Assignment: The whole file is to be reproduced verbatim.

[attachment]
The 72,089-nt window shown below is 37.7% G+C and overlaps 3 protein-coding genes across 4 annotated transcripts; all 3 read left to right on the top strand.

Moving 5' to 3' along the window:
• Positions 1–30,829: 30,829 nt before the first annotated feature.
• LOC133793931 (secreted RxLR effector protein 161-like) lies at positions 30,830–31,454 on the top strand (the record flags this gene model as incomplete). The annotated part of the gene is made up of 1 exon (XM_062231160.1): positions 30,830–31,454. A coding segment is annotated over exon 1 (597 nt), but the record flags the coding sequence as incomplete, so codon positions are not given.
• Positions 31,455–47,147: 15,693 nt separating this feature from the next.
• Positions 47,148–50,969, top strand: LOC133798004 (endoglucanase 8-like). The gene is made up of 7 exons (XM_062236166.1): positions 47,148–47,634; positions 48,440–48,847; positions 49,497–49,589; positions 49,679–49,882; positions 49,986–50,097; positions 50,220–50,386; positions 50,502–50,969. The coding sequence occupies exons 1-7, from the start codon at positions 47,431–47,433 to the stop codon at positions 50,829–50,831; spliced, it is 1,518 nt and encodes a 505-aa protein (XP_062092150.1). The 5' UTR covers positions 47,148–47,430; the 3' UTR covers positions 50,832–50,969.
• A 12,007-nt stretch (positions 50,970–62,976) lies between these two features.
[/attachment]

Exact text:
The 72,089-nt window shown below is 37.7% G+C and overlaps 3 protein-coding genes across 4 annotated transcripts; all 3 read left to right on the top strand.

Moving 5' to 3' along the window:
• Positions 1–30,829: 30,829 nt before the first annotated feature.
• LOC133793931 (secreted RxLR effector protein 161-like) lies at positions 30,830–31,454 on the top strand (the record flags this gene model as incomplete). The annotated part of the gene is made up of 1 exon (XM_062231160.1): positions 30,830–31,454. A coding segment is annotated over exon 1 (597 nt), but the record flags the coding sequence as incomplete, so codon positions are not given.
• Positions 31,455–47,147: 15,693 nt separating this feature from the next.
• Positions 47,148–50,969, top strand: LOC133798004 (endoglucanase 8-like). The gene is made up of 7 exons (XM_062236166.1): positions 47,148–47,634; positions 48,440–48,847; positions 49,497–49,589; positions 49,679–49,882; positions 49,986–50,097; positions 50,220–50,386; positions 50,502–50,969. The coding sequence occupies exons 1-7, from the start codon at positions 47,431–47,433 to the stop codon at positions 50,829–50,831; spliced, it is 1,518 nt and encodes a 505-aa protein (XP_062092150.1). The 5' UTR covers positions 47,148–47,430; the 3' UTR covers positions 50,832–50,969.
• A 12,007-nt stretch (positions 50,970–62,976) lies between these two features.